United Synagogue backs independent regulator to monitor safeguarding against sex abuse

Jewish groups call for more oversight of religious organisations at Independent Inquiry into Child Sexual Abuse  


The United Synagogue has backed the creation of an independent regulator for safeguarding as the Independent Inquiry into Child Sexual Abuse concluded its hearings into religious organisations. 

In his closing remarks, Alan Payne, representing the US at the inquiry, said the US considered “there would be a real benefit in having an independent regulatory body to set clear minimum safeguarding standards and to monitor adherence to those standards.” 

The body would, he added, would need to avoid placing “excessive administrative burden” on communities and to provide them "with discretion as to how best to achieve the safeguarding standard".

The idea of external regulation has divided Jewish organisations with some groups linked to the Charedi community wary of it.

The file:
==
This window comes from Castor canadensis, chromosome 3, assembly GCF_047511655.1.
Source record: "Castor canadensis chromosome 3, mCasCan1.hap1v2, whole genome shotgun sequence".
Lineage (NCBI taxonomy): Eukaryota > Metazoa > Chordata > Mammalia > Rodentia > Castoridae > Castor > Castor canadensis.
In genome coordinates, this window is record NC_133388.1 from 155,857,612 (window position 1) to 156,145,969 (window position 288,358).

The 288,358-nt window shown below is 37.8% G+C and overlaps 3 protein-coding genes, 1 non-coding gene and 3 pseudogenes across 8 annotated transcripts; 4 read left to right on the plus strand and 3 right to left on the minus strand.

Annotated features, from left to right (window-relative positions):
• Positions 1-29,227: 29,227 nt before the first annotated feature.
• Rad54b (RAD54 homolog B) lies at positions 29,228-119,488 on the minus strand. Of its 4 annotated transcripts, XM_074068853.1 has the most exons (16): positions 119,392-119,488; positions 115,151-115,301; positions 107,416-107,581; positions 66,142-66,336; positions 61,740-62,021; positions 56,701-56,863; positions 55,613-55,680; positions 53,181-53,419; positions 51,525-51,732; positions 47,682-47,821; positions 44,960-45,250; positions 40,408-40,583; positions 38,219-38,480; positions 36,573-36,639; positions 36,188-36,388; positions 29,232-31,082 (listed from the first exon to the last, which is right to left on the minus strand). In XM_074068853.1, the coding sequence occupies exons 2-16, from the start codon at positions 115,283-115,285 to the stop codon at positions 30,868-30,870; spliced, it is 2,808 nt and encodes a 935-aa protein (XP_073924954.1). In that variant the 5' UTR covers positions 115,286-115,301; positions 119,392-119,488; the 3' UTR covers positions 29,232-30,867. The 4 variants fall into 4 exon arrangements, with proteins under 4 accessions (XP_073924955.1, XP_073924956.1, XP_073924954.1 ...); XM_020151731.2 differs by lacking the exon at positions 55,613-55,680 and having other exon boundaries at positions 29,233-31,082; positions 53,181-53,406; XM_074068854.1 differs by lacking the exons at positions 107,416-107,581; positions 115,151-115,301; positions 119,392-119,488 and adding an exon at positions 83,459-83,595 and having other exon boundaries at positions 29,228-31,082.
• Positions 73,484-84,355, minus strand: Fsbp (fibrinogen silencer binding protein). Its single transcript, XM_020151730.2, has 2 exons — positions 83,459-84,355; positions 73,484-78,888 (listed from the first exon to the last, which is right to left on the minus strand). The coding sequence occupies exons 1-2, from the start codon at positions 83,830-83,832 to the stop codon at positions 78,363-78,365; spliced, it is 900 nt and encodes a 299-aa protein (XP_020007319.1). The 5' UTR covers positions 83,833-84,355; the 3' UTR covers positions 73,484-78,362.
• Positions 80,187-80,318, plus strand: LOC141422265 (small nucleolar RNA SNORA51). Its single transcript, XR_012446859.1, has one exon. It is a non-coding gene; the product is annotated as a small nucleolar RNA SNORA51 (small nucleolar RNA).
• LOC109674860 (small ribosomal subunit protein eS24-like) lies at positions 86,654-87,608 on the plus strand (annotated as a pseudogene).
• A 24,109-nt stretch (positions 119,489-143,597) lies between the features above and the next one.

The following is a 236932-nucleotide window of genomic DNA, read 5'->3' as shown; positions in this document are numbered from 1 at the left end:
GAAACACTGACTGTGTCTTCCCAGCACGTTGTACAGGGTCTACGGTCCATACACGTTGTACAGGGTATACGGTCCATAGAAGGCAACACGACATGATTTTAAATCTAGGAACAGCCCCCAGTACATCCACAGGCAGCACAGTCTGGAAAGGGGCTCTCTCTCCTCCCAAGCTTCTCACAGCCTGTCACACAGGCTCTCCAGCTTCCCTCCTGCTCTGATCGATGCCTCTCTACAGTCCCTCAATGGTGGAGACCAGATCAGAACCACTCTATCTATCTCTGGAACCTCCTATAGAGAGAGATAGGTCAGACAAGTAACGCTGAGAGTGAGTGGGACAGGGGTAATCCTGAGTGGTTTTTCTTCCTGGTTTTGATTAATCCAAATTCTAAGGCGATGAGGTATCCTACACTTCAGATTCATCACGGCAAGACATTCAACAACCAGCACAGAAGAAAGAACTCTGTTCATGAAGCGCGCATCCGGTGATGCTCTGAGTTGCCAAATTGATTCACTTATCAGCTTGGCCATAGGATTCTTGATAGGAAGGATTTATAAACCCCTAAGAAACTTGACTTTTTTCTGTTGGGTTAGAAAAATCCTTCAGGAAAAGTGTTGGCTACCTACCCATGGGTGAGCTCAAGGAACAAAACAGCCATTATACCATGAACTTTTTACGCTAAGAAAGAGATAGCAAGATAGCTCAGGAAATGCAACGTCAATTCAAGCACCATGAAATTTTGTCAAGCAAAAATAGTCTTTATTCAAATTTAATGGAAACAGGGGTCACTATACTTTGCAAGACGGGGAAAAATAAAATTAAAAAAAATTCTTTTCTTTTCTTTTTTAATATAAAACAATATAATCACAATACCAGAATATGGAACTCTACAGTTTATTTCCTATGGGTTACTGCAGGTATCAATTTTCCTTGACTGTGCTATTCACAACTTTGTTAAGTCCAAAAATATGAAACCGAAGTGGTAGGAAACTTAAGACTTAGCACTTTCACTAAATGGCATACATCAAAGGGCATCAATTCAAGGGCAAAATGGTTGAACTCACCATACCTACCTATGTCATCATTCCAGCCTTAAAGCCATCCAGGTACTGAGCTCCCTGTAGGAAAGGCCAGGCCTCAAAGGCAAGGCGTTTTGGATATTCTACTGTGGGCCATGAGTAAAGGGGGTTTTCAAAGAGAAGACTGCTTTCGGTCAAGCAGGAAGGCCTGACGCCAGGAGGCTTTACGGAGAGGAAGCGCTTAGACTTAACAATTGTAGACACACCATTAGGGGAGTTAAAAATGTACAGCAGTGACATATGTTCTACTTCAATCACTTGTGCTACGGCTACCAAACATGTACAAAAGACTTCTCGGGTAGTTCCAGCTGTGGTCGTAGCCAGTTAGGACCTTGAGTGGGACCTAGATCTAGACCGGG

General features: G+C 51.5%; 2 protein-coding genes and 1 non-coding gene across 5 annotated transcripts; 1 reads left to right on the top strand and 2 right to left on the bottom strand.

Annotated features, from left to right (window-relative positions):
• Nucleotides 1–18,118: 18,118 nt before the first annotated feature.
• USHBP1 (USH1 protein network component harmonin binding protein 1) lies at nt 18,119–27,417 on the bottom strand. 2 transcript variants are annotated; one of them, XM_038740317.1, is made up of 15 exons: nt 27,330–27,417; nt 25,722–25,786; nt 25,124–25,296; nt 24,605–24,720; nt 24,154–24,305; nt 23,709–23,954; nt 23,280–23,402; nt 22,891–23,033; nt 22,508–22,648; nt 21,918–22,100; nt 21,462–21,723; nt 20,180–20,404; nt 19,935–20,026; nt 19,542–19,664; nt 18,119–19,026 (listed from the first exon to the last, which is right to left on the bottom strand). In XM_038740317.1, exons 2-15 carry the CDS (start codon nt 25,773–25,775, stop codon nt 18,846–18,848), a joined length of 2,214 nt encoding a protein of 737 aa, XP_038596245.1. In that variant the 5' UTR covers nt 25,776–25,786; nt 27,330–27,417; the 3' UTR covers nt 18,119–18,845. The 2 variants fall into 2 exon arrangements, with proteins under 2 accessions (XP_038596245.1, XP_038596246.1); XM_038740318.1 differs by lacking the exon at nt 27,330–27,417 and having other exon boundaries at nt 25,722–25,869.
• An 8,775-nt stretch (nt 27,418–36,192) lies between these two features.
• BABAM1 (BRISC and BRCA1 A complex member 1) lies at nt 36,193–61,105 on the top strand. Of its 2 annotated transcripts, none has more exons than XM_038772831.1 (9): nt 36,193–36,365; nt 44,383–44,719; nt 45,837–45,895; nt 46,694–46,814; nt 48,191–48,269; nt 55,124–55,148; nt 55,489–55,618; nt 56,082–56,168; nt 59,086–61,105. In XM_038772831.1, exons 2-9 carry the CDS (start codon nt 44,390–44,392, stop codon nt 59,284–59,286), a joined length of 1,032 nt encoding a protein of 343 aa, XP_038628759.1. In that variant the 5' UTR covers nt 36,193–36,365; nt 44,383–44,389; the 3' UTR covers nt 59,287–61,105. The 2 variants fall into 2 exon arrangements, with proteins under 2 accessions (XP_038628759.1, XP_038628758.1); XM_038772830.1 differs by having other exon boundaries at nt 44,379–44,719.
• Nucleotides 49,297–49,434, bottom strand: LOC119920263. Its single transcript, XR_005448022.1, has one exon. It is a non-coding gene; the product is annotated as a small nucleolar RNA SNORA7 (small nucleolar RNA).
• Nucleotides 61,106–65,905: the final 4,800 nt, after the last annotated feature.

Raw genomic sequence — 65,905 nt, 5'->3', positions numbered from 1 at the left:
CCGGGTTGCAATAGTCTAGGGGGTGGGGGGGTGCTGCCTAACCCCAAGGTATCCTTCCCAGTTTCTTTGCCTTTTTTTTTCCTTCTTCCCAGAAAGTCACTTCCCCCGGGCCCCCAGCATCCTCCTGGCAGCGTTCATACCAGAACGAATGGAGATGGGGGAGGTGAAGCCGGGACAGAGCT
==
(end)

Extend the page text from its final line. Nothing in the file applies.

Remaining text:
But there were strong calls for independent oversight from Jewish groups that provide support to victims of child abuse. 

Richard Scorer, representing London-based Migal Emunah as well as other faith groups, said, “We clearly need registration of religious activities and personnel… because, without it, meaningful regulation of any kind is clearly impossible.” 

Urging an “entirely new model” of oversight, he said, “The current situation exposed in these hearings is a collective failure not just of religious organisations themselves, but of all the agencies charged with child safeguarding and, indeed, the law itself.” 

Honza Cervenka, representing the Australian-based Kol V’Oz, similarly urged “external intervention and regulation”. 

He said, “The ultra-Orthodox leadership cannot be trusted when it comes to addressing the issue of child sexual abuse within their community.”  

But Paula Jefferson, the legal representative for the Union of Orthodox Hebrew Congregations said there were “many instance of successful co-operation” on safeguarding between secular organisations and the Union and other Charedi organisations.  

The Union, she said, would also continue to support Interlink and Shema Koli, which had trained hundreds of community professionals and volunteers “to standards set by local children's safeguarding boards”. 


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